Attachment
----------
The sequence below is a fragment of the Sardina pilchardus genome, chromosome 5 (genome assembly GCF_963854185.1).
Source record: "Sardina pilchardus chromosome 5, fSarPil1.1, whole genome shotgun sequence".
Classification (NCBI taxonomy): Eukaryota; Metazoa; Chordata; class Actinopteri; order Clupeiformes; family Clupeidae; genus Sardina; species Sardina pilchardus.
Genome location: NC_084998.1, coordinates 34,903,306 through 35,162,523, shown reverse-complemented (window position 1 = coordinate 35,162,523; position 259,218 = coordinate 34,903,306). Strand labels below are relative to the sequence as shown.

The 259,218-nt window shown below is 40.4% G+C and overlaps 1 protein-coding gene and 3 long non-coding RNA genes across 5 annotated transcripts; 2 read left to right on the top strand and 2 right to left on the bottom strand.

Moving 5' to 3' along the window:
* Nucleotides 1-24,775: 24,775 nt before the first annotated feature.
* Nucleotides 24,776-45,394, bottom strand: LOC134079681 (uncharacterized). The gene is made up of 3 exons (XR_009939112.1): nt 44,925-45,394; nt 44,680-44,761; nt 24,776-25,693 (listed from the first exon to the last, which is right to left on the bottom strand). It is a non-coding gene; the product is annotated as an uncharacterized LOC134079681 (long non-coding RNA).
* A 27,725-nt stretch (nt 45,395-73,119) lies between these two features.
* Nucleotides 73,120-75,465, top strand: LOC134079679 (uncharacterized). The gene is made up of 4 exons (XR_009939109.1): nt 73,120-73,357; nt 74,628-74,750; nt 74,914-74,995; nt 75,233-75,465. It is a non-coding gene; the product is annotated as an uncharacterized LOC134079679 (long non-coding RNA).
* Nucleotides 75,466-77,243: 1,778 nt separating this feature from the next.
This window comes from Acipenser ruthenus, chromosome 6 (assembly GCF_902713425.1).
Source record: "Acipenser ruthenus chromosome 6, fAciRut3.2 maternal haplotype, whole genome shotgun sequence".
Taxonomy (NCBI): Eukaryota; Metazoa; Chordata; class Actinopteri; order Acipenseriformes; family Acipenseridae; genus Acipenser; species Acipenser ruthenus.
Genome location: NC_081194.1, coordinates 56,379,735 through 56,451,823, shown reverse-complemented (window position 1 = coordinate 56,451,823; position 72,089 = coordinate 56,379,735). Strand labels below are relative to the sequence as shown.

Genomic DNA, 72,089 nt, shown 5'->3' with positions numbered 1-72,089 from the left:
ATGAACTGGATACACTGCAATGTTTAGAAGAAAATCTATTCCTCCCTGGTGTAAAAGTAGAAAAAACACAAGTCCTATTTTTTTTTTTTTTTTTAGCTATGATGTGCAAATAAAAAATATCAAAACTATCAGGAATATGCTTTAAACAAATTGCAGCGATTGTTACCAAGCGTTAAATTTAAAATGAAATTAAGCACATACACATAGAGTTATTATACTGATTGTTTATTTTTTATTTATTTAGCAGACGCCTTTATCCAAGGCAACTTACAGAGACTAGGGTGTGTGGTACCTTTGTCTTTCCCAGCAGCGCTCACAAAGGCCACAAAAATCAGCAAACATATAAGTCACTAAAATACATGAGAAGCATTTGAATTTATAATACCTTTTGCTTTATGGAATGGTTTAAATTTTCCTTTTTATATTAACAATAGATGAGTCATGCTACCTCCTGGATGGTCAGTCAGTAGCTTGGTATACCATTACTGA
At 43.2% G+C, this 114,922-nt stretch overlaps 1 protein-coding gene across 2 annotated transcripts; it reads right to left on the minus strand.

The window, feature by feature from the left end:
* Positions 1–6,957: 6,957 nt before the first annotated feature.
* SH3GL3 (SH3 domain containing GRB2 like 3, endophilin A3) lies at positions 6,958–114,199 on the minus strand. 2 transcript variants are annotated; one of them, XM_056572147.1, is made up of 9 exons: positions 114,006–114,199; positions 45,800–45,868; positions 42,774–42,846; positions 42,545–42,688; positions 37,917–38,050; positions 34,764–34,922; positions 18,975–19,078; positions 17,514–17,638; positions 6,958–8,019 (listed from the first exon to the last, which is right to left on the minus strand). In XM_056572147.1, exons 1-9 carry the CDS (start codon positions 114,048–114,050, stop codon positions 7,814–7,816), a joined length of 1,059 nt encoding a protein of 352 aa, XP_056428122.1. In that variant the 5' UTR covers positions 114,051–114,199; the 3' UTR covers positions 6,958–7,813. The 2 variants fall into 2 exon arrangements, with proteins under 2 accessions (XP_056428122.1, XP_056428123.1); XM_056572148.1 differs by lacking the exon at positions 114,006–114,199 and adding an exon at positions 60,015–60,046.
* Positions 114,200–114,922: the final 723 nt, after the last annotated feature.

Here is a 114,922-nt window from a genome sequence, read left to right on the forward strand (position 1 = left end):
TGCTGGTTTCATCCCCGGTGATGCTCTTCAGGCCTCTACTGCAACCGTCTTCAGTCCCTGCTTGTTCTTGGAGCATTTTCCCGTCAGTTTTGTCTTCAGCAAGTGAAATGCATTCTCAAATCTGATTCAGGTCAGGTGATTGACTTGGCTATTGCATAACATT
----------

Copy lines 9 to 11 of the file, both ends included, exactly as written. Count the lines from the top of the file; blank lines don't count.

* A 27,725-nt stretch (nt 45,395-73,119) lies between these two features.
* Nucleotides 73,120-75,465, top strand: LOC134079679 (uncharacterized). The gene is made up of 4 exons (XR_009939109.1): nt 73,120-73,357; nt 74,628-74,750; nt 74,914-74,995; nt 75,233-75,465. It is a non-coding gene; the product is annotated as an uncharacterized LOC134079679 (long non-coding RNA).
* Nucleotides 75,466-77,243: 1,778 nt separating this feature from the next.